05 May 2004

Apprehending An April Apparition

Rob Neyer's latest column discusses the relative merits, and potential futures, of the reigning AL-Champion NY Yankees and the reigning Worst Team Anyone Can Remember, the Detroit Tigers. As recently as Saturday, the Yankees and Tigers had the exact same 13-11 record, despite the apparent gaps in talent and the definite gap in payroll. (Of course the Yankees have done nothing but win since then and the Tigers have done nothing but lose, but that's beside the point, at least for now.)

Neyer made the points that the Tigers have

A) Scored more runs this season than every team but Houston, which is remarkable after they outscored only the anemic Dodgers last season


2) Scored almost exactly the same number of runs (156) as they have allowed (161), which means that their (now) 13-14 record is just about what you'd expect.

What Rob didn't mention, at least not explicitly, was that if they've scored more runs than almost everybody, and they've allowed even more, then it logically follows that their pitching staff must not be very good.

In fact, their pitching staff is horrific, having allowed an average of almost six (!) runs per game, earned or not. The team's 5.76 ERA is lower than only Colorado's 6.38, which is so bad that the Rockies have already decided to throw in the towel on the season and are now experimenting with a 4-man rotation! In the long run, according to Baseball Prospectus' Rany Jazayerli, this may be the best thing for the Rockies and for all of baseball, but in the meantime it smacks of hopelessness.

The Tigers have a 5.52 ERA at home, despite the fact that Comerica is supposed to be a pitchers' park. The first 20-game loser in over two decades (actually 21, if you're scoring at home), Mike Maroth has a 3-1 record this season, as does Jeremy Bonderman (who lost 19 games last year, and only didn't lose more than that because Tigers' manager Alan Trammell mercifully removed the 20 year old from the rotation in early September). However, their 6-2 record belies the fact that the two have combined for a 4.81 ERA this year. For that matter, no Tigers starting pitcher has more than one win to his credit, and no pitcher with more than eight innings of work under his belt has an ERA lower than Maroth's 4.26. This is not a good sign, but then we expected their pitching to suck, so why should this surprise us?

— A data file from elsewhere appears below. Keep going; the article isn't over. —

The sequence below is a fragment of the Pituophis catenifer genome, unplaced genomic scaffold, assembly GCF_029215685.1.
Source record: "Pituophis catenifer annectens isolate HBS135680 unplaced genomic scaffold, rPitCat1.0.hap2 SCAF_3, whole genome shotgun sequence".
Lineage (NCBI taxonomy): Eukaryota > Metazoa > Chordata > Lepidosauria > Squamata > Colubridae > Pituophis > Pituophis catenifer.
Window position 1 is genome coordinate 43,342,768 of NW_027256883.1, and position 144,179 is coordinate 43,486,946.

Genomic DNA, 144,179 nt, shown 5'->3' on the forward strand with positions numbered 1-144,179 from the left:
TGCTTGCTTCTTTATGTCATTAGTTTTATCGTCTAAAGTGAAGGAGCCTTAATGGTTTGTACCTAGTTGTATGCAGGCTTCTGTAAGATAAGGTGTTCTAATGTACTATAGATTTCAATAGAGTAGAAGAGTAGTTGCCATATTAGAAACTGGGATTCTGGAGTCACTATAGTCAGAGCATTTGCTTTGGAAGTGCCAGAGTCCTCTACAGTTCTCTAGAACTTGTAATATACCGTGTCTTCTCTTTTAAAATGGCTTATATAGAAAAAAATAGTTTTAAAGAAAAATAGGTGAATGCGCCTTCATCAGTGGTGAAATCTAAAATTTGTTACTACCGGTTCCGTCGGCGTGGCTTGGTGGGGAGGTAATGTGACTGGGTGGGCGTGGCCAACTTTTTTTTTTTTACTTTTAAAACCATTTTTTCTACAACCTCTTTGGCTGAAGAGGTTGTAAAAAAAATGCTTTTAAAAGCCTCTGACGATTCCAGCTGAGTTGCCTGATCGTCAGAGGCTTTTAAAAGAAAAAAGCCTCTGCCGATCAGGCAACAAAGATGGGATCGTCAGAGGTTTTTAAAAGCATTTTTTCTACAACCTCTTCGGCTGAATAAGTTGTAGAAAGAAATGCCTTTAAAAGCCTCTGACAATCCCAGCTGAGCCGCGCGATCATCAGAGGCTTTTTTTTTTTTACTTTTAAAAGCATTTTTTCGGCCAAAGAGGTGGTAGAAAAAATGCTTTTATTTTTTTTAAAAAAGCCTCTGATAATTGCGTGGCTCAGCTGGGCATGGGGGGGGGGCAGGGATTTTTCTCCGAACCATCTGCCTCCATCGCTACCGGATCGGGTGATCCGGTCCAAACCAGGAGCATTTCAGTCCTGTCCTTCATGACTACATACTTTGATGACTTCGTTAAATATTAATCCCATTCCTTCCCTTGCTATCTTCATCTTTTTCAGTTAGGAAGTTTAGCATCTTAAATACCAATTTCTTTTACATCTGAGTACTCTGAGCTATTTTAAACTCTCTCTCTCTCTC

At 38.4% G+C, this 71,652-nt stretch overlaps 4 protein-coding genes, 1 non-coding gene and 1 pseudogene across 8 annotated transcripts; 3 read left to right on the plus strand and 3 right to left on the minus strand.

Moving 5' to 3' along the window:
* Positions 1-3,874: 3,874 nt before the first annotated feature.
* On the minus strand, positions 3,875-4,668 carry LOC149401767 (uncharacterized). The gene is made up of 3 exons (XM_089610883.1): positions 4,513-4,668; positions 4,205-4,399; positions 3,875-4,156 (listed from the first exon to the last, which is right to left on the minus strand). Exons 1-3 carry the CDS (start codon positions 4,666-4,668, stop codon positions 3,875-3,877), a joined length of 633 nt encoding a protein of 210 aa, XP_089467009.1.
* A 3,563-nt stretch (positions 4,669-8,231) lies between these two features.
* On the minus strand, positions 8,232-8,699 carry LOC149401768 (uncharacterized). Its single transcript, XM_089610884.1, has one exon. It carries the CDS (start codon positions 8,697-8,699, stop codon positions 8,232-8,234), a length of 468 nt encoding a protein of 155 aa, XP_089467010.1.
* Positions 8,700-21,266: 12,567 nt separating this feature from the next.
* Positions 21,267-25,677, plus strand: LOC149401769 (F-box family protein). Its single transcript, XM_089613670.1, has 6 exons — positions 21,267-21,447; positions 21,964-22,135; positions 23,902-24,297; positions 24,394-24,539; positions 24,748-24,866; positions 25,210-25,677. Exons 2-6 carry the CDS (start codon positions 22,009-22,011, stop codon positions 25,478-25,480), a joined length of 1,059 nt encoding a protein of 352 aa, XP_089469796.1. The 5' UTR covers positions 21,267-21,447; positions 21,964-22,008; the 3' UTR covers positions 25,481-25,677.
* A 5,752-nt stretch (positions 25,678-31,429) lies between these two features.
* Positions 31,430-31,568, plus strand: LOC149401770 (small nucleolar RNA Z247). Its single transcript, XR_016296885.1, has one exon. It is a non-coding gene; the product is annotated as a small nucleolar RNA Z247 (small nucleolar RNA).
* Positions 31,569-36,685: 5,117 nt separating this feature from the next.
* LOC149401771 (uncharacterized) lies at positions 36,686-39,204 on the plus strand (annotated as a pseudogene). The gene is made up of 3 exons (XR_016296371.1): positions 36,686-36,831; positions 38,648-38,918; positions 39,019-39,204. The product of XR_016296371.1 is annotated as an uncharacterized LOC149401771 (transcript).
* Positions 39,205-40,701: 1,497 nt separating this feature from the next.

Mike Maroth is the best pitcher on a bad team.

The other thing that Neyer didn't mention was that the Tigers aren't likely to keep up their run-scoring pace.

The real danger here, especially for those few remaining Tigers fans out there, is that you'll get your hopes up and think the Cats will actually pull off this ~.500 record thing for the whole season. Well, don't hold your breath. Even though their 156 runs scored ties them for second place among all major league teams, their .771 OPS places them squarely in a tie for 12th place in MLB, among offensive jugger-nots like L.A. (122 runs scored), Kansas City (126) and Florida (127). So how did the Tigers, with a relatively mediocre "offense" manage to put up more runs than almost everybody in their first 27 games?


Seriously, look at their splits, overall as compared to their runners on base and (especially) runners in scoring position


Total 0.278 0.422 0.349 0.771
ROB 0.296 0.443 0.382 0.825
RISP 0.317 0.498 0.409 0.907

A team that goes from hitting like D'Angelo Jimenez to hitting like Carlos Beltran, just because there are runners in scoring position? They can't keep this up.

For perspective, from 2001-2003, teams that finished the season with an OPS around .771 generally scored about 800 runs on the year, which isn't terrible by any stretch. It just isn't the 936 runs the Tigers are currently "on a pace to" score. There simply is no evidence that anyone, a team or an individual, has any kind of special ability to "turn it on when it counts" or "hit well in the clutch" or whatever. Sure, there are teams and players who in fact do these things, but you can't predict it, and you sure can't plan your offensive strategy around it. And so it appears that all their current lead in run-scoring really means is that the Tigers have that much farther to fall when the law of averages catches up with them and they get drawn back into the pack.

Of course, having the worst pitching staff in the AL and a mediocre offense is a huge step up from having the worst pitching staff in the AL and the worst hitters, but it might still make them the worst team in the League, overall. Still, though, the Tigers (and their fans) should be moderately pleased with the possibility of being a league worst 63-99 instead of a league-worst 42-119.

You've got to walk before you can crawl. Wait a minute, strike that. Reverse it.

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